Reviewed by: Laura Warren, Reference Assistant
Genre: Science Fiction
Suggested Age: Adult
What is the book about?: Jonah has set out to write a book called The Day the World Ended, which chronicles the activities and thoughts of important Americans on the day the atomic bomb was dropped. Jonah contacts the children of Dr. Felix Hoenikker, the father of the atomic bomb, and their story begins an unexpected journey full of both self-discovery, and humanity. Jonah is whisked away to a seeming Caribbean paradise in a plane full of bizarre characters. The island of San Lorenzo, its inhabitants, and those Jonah arrived with teach him about science, religion and truth. He also learns of Ice-9, Dr. Hoenikker’s final legacy, which could ultimately change the destiny of the planet Earth. Will this unlikely group learn from Bokonon, the mysterious, outlaw, religious leader of San Lorenzo, or will their folly change the fate of mankind?
My review: For such a small book, Kurt Vonnegut packs each page with an insightful, satiric punch. Though originally published in 1963 the social issues discussed throughout this novel are as relevant today as the first time Vonnegut put these ideas to paper. This novel frankly debates science, technology, truth, lies, and religion, in a way little fiction does. He is brutally irreverent, but shines a light on humanity, relationships, and the machine we all are a part of every day. He discusses religion with bravery as well as compassion. He encourages happiness as well as awareness, but with an ever present pessimism. This book is full of characters that are walking contradictions, just as we all ultimately are. The first time I read this book I was blown away by the discussion, insight, and dark comedy with which Vonnegut tackles very delicate issues that plague our minds daily. His insight and wit had me hooked in a way no other author hasduplicated. I return to this book often and come away with new thoughts and ideas each and every time. Kurt Vonnegut saw the atrocities human kind is capable of as a prisoner of war during the bombing of Dresden. Though this experience scarred him forever, he still roots for humanity, encourages us not to take ourselves too seriously, and above all asks us to be kind.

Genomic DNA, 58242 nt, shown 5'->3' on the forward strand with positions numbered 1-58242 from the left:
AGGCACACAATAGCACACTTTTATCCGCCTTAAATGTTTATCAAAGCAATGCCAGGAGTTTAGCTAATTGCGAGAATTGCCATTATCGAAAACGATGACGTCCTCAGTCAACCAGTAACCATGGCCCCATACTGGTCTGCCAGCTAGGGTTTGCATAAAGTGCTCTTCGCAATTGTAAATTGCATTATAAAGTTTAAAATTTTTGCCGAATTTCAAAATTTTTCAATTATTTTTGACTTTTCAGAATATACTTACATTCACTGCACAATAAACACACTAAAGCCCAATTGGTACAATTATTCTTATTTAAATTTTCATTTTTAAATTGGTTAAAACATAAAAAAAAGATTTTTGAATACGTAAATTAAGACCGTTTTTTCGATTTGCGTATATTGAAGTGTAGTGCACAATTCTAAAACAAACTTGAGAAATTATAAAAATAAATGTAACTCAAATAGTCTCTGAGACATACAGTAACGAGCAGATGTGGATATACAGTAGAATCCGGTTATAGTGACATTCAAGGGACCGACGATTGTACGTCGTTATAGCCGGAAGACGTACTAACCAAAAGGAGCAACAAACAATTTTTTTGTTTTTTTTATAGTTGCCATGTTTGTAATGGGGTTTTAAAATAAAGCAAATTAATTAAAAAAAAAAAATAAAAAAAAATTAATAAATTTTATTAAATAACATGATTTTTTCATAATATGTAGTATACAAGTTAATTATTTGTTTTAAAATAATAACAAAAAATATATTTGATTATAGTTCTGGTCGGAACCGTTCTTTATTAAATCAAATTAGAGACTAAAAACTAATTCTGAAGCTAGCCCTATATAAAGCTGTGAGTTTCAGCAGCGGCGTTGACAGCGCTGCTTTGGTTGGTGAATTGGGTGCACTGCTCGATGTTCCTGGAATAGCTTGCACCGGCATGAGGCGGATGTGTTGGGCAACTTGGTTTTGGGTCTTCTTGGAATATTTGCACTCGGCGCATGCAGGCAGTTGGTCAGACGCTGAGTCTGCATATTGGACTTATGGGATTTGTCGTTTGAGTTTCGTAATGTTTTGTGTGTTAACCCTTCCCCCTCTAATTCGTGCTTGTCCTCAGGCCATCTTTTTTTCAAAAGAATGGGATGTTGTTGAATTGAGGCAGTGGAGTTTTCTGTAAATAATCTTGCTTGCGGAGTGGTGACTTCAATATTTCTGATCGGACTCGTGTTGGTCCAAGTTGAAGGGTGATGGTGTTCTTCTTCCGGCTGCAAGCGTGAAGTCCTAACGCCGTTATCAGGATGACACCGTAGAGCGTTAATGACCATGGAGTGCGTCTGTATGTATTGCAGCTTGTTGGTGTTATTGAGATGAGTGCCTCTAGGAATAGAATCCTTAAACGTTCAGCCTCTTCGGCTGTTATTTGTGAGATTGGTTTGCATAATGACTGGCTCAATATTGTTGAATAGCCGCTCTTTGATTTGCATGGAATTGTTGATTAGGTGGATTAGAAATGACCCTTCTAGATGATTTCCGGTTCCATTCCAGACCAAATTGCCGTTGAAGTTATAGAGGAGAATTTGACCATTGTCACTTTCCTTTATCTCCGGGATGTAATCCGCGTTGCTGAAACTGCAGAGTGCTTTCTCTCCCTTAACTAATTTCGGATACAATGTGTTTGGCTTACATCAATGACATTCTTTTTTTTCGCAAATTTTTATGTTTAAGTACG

Welcome to FDL Reads, weekly book reviews from Fondulac District Library. Librarians (and possibly some other guest reviewers) review all types of books, from children’s picture books, young adult favorites, to the latest adult thriller, and share their thoughts each Tuesday at fondulaclibrary.org. If the book is owned by Fondulac District Library (or another local library), you’ll see a direct link to the catalog entry and whether or not it is available. If it is checked out or at another local library, you will be able to place a hold as long as you have your library card and PIN numbers. As with any book review, these are our opinions…we disagree amongst ourselves about books frequently. We all have different likes and dislikes, which is what makes the world an interesting place. Please enjoy, and keep on reading!